LONDON: Europe's main stock markets were mixed Friday as US jobs data pointed to a possible soft patch for the world
LONDON: Europe's main stock markets were mixed Friday as US jobs data pointed to a possible soft patch for the world's top economy, dealers said.
Eagerly-awaited non-farm payrolls (NFP) numbers missed analysts' forecasts but "fit into the current market narrative" that the US Federal Reserve will cut interest rates this month, Markets.com analyst Neil Wilson said.
Interest rate cuts normally boost share prices.
Asian indices had risen earlier in the day on news that the United States and China are to resume high-level trade talks in October.
In New York, trading got off to a slow start, with the Dow Jones index adding 0.1 percent in early exchanges.
On foreign exchanges the pound held above $1.23 on the brighter prospect that Britain could avoid crashing out of the European Union with no deal next month.
In Washington, the US Bureau of Labor Statistics reported that employers added 130,000 net new positions in August, far fewer than analyst forecasts of around 160,000, while the jobless rate held steady at 3.7 percent and wages rose.
The headline figure included 25,000 temporary jobs related to the upcoming 2020 US Census, which meant that hiring by private employers was that much weaker.
The NFP numbers suggest US economic activity is slowing down, reinforcing expectations of more and/or bigger interest rate cuts by the US Federal Reserve this year.
The data also showed a slight gain in wages "that indicates inflationary pressures may start to creep up on the Fed," Wilson noted.
"This is perhaps the largest area for concern for equity markets within this report, albeit still nothing to induce panic," he said.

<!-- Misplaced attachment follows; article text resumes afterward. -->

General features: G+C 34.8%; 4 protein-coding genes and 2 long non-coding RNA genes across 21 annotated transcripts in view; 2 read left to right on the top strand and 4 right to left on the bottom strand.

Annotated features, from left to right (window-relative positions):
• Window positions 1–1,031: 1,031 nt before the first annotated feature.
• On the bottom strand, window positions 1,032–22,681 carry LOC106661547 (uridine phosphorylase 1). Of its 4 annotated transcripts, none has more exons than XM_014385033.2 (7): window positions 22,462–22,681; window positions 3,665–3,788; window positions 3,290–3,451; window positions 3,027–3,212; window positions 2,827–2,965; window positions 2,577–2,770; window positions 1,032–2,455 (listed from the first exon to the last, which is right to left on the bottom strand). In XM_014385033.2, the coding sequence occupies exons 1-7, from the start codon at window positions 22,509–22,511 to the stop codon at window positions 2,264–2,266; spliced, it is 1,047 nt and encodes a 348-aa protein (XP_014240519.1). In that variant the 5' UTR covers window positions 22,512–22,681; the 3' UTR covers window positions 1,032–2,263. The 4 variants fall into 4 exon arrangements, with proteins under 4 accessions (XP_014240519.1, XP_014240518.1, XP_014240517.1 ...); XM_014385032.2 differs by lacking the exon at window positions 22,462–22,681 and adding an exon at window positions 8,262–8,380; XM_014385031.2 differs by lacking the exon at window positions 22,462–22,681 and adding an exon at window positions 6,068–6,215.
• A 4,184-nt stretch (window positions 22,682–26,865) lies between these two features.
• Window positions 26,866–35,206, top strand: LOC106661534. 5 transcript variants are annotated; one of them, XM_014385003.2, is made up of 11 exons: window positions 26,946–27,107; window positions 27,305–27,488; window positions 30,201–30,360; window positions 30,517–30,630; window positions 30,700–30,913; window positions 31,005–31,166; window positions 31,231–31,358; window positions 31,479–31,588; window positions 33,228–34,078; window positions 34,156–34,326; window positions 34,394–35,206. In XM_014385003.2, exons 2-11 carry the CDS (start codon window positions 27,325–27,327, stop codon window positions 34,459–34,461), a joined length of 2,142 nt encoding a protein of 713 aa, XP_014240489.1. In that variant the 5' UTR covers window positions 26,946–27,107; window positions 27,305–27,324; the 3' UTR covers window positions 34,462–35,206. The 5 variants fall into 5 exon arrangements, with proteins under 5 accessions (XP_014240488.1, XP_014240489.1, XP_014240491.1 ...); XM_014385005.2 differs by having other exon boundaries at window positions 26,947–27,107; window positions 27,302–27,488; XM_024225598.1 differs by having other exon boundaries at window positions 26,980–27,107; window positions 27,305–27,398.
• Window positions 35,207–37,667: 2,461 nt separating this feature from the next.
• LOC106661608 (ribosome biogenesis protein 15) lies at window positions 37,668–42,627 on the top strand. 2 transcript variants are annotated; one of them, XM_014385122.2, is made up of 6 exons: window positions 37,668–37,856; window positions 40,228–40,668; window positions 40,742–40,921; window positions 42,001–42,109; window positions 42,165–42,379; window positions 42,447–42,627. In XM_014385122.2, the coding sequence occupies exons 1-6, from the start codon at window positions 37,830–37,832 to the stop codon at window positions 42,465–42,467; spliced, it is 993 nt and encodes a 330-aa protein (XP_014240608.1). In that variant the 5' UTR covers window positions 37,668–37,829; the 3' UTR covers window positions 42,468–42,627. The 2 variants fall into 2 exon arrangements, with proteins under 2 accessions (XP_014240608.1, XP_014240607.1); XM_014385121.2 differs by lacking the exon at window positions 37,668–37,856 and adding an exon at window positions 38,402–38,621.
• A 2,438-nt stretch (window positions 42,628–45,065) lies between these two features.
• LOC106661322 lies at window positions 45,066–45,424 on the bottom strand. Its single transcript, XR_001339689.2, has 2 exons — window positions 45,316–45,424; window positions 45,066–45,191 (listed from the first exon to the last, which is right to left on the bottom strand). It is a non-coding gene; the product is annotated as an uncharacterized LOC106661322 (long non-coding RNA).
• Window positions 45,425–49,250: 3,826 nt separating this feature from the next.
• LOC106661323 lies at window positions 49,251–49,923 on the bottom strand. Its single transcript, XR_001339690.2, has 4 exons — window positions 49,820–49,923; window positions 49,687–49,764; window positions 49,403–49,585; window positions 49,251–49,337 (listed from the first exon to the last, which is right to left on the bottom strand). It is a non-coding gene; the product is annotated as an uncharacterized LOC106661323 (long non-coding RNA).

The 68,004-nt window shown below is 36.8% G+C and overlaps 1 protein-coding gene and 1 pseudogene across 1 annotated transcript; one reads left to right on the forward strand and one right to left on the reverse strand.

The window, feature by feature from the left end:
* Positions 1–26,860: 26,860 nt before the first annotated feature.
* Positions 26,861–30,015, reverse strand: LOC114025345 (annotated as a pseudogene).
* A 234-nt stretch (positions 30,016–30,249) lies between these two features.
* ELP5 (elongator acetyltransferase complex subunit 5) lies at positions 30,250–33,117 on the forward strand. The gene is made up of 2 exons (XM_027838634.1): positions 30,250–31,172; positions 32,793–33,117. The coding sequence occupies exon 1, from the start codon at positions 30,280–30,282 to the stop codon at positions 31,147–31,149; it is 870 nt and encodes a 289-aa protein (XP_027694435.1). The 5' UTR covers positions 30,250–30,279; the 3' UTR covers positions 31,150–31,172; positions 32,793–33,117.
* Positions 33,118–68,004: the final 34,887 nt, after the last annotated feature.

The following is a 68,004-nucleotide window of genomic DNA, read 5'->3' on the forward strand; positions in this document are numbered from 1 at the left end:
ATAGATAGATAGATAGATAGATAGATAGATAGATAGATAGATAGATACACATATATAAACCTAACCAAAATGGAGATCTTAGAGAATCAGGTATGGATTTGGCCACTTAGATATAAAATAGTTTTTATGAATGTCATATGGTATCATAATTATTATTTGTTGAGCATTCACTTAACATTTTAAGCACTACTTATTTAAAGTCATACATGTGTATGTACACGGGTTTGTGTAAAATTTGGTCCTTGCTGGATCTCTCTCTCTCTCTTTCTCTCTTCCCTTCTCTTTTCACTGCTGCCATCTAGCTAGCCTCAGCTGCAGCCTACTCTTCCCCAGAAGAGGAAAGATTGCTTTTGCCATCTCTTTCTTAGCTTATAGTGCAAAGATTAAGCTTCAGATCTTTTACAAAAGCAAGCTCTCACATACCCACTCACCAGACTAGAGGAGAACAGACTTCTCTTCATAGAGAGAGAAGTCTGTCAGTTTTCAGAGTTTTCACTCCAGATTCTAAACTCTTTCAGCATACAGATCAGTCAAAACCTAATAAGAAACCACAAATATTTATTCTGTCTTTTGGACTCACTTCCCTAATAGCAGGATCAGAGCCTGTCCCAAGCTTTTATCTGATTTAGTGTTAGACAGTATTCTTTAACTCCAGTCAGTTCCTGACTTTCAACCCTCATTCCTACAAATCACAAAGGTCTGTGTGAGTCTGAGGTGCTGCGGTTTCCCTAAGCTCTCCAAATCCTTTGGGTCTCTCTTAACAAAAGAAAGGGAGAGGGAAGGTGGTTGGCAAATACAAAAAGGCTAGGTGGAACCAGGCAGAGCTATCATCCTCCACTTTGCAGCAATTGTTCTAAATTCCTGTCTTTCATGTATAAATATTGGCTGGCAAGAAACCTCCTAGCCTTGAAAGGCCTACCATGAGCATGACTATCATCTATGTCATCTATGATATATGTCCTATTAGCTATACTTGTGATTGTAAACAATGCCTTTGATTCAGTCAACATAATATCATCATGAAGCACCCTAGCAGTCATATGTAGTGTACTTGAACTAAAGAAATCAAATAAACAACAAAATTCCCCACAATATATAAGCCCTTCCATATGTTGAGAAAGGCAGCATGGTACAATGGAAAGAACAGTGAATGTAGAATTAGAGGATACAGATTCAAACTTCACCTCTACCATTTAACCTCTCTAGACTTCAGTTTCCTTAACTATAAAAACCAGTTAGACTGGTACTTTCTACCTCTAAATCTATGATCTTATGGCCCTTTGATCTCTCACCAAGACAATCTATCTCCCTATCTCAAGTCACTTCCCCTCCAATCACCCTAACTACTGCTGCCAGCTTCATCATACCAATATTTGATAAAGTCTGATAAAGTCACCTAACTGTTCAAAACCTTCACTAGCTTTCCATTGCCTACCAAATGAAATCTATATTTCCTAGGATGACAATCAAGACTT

- Shot in arm -
Meanwhile, after a tumultuous August, dealers got a shot in the arm this week from news that Beijing and Washington are to resume trade talks next month.
China's commerce ministry said Vice Premier Liu He, Beijing's point man on trade, agreed to October talks in a call with US Trade Representative Robert Lighthizer and Treasury Secretary Steven Mnuchin on Thursday.
This week also saw China flag plans for fresh economy-boosting measures.
"In recent months, there has been a lot of tough talk from both sides, but the prospect of the two sides sitting down, and holding trade talks has lifted sentiment," said David Madden, market analyst at CMC Markets UK.
"The trade spat has been going on for well over a year, and it is unlikely to be wrapped up soon, but at the moment things are going in the right direction."
In Asia, Hong Kong finished up 0.7 percent, with dealers seeming to brush off news that Fitch had downgraded its sovereign debt rating citing the sometimes violent protests in the financial hub.
Observers said the region's markets might calm down as China prepares for a week-long holiday to mark the 70th anniversary of the Communist Party's coming to power on October 1.
- Key figures around 1330 GMT -
London - FTSE 100: DOWN 0.1 percent at 7,264.27 points
Frankfurt - DAX 30: UP 0.4 percent at 12,179.45
Paris - CAC 40: FLAT at 5,592.08
EURO STOXX 50: UP 0.1 percent at 3,488.83
Pound/dollar: DOWN at $1.2319 from $1.2334 at 2100 GMT
Euro/pound: UP at 89.71 pence from 89.46 pence
Euro/dollar: UP at $1.1051 from $1.1035
Dollar/yen: DOWN at 106.77 yen from 106.94 yen
Tokyo - Nikkei 225: UP 0.5 percent at 21,199.57 (close)
Hong Kong - Hang Seng: UP 0.7 percent at 26,690.76 (close)
Shanghai - Composite: UP 0.5 percent at 2,999.60 (close)
New York - Dow: UP 0.1 percent at 26,766.28
Brent North Sea crude: DOWN $1.05 at $59.90 per barrel
West Texas Intermediate: DOWN $1.13 at $55.17